Although people who live with bipolar, depression, or other psychiatric illnesses often are relieved to receive an explanation for why they are feeling the way they feel, they rarely, if ever, appreciate being “labeled.” In fact, we go out of our way not to label people as “depressed,” “bipolar,” or “schizophrenic,” because these labels can be stigmatizing. Instead, we use “people first language” to describe people as “having” or “living with” these conditions, in an effort to reduce stigma. The question then becomes why are such labels even necessary?
In medicine, the terms used to reference diagnoses serve a valuable purpose. The intent is not to label patients but to label illnesses, so we can discuss specific conditions, diagnose them more accurately, and formulate targeted treatment plans. Having an accurate diagnosis expedites the process of getting the patient the most effective treatments available.
ADHD without Hyperactivity?
Unfortunately, sometimes diagnostic terminology creates more confusion than clarity. For example, in my practice, when a child or teen presents to me with symptoms of inattention, but not hyperactivity or behavioral impulsivity, patients and families are often surprised when they receive a diagnosis of attention deficit hyperactivity disorder (ADHD). Parents and/or children/teens rightfully wonder why we would include “hyperactivity” in their diagnosis if that doesn’t describe them at all. The reasons for this awkwardly worded label are based on scientific research about ADHD that has shown the two patterns to be much more similar than they are different.
In 1994, the Diagnostic and Statistical Manual 4th Edition (DSM IV) dropped the ADD diagnosis. Rather, the diagnostic term became ADHD, divided into three different types: predominantly inattentive, predominantly hyperactive/impulsive, and combination. In the most recent DSM, (DSM 5), these distinctions have become even less clear-cut, and we refer to ADHD as having a current presentation of inattentive, hyperactive/impulsive, or combination.
A major reason for this evolution grew out of research showing that impulsivity — problems with the “stop” or “off” systems in the brain — is part of the big picture of ADHD, even when someone is not physically impulsive. For example, we often think about kids who are inattentive but not hyperactive as daydreamers, and we frame this as “difficulty maintaining focus.” However, “off” switch disruptions are part of inattention. Kids with ADHD are unable to turn off their attention to one thing (the ever present squirrel in the window) and shift their attention to the teacher’s words and actions. Other ADHD symptoms include not paying attention to details and making careless mistakes by misreading or mishearing instructions. These are also impulsivity challenges — trying to squash the impulse to attend to something shiny or more interesting rather than to maintain focus on what the teacher is saying or on the reading in front of them.
Another part of shifting our language away from strict categories of inattentive or impulsive is that treatments do not seem to have different effects based on the subtype of ADHD. That suggests the existence of common underlying brain signaling problems in all types of ADHD that respond to similar types of interventions.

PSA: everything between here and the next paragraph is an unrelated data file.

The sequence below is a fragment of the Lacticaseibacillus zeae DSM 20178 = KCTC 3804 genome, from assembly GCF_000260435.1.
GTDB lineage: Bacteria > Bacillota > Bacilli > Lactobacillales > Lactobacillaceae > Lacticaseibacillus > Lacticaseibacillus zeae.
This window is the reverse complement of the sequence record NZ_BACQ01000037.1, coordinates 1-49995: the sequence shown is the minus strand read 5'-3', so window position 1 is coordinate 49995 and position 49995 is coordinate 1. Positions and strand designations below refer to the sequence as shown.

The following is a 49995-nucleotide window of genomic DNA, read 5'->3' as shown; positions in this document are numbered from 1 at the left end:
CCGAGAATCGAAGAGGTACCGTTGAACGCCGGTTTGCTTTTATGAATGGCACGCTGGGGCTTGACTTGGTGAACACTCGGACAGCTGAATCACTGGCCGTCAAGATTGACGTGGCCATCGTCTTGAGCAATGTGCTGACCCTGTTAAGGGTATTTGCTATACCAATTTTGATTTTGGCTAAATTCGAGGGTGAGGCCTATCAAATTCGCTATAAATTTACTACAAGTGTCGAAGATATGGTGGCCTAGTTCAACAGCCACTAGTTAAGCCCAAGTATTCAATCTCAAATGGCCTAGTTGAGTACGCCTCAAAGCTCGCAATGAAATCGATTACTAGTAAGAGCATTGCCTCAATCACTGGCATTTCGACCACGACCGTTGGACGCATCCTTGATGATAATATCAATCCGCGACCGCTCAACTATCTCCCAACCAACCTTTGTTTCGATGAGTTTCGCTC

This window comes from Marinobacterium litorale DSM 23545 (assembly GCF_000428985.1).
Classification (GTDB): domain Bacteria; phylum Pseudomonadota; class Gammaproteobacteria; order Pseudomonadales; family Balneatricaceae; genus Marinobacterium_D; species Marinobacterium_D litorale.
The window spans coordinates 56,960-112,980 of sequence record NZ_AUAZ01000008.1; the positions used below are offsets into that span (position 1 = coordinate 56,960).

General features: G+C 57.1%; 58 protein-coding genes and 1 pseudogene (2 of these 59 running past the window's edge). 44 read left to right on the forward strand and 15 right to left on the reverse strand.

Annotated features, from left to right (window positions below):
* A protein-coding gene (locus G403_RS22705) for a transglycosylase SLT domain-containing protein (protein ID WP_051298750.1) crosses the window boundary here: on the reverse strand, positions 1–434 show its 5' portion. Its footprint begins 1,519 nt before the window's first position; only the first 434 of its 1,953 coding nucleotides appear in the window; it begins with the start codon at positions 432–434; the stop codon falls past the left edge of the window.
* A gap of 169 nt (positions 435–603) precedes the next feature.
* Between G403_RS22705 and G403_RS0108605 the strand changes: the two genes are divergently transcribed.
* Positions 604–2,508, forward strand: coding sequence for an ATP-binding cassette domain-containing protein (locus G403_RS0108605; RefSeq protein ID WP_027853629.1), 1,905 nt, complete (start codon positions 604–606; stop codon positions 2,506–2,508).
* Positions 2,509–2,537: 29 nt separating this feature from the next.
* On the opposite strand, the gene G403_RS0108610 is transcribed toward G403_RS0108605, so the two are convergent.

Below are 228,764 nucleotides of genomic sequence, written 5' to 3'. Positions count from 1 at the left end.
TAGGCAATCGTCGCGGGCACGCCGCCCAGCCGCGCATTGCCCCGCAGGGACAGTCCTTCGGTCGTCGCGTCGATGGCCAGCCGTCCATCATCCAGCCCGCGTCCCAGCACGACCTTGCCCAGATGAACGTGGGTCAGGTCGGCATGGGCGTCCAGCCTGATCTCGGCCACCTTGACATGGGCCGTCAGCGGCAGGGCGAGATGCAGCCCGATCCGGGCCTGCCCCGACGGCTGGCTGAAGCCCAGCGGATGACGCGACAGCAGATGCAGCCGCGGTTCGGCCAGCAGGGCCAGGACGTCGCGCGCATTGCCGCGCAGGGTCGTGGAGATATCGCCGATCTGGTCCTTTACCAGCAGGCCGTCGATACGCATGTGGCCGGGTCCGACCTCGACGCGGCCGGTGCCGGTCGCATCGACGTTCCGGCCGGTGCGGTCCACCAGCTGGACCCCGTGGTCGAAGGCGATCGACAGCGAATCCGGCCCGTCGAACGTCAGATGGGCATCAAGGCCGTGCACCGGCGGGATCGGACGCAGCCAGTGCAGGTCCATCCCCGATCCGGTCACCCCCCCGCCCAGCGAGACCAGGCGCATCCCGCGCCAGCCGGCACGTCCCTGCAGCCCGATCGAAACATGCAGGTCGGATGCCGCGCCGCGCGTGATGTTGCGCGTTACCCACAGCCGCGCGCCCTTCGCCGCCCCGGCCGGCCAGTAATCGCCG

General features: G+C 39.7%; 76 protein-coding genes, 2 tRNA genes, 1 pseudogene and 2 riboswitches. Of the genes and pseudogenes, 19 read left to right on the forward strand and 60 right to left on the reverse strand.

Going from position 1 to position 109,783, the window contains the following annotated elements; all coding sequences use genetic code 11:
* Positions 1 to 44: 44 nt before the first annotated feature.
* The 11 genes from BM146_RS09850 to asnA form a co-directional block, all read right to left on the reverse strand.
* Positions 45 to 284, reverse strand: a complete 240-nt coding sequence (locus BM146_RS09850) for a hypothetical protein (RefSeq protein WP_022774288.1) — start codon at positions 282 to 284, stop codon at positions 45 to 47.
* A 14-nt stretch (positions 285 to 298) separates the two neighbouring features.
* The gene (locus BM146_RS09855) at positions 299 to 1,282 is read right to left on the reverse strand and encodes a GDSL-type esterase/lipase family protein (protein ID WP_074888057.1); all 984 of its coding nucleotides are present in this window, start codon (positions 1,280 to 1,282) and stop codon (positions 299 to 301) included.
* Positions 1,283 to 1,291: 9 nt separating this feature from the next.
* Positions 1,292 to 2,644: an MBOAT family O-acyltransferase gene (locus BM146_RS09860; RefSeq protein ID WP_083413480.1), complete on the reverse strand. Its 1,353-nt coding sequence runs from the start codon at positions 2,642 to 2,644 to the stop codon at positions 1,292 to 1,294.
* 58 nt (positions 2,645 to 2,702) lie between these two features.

A further component of the change in thinking about “types” of ADHD to “presentations” of ADHD at any given time is because people often present differently at different points in time. One of the most common shifts is very hyperactive, physically impulsive young children who seem to mature out of those symptoms into a primarily “busy brain” presentation, which looks more inattentive than hyperactive/impulsive.
Additional Complexity with Bipolar Disorder
The bipolar disorder diagnosis has undergone its own evolution that can be traced back to Hippocrates in the fourth century BCE. Much later, in the nineteenth century, it was first referred to as “manic depressive insanity” — a term that was incorporated into the first DSM and lasted until DSM III, when episodic mood dysfunction started to be described as “bipolar disorder.” (Brittany L. Mason, E. Sherwood Brown, and Paul E. Croarkin. (2016). “Historical Underpinnings of Bipolar Disorder Diagnostic Criteria.” Behavioral Sciences, 6(3): 14.)
For people with bipolar disorder, more layers must be addressed when considering an ADHD diagnosis. Hyperactivity and impulsivity — both physical and mental — are core symptoms of a manic episode. Someone who has ADHD with an impulsive/hyperactive presentation struggles with these problems most of the time, even when not experiencing mania. For mania to be diagnosed, the level of activity and impaired impulse control must be clearly more than at baseline. For people with bipolar disorder and ADHD presenting primarily as inattentive, their baseline typically includes getting distracted from tasks, or starting things but having trouble finishing them, for example. These are also symptoms that can be part of a manic episode. Like impulsivity, in a manic period these symptoms would look more severe than the person’s day-to-day ADHD.
For more about the differences between bipolar mania and ADHD hyperactivity, see my previous post, Manic or Hyperactive: What’s the Difference?”
Diagnostic terms are important only because they help us to identify and understand a problem we are trying to solve and to develop an effective treatment plan for that problem. The evolving semantics of the DSM are not really important except in helping us communicate and making sure that we (physicians and other providers) are using language that makes sense to our patients and their families. Unfortunately, when a term’s meaning evolves, it may lead to more confusion than clarity, as in the case of ADD and ADHD. Just remember that if a doctor is speaking in language that doesn’t make sense (or seems not to apply to you) don’t hesitate to speak up and ask about it.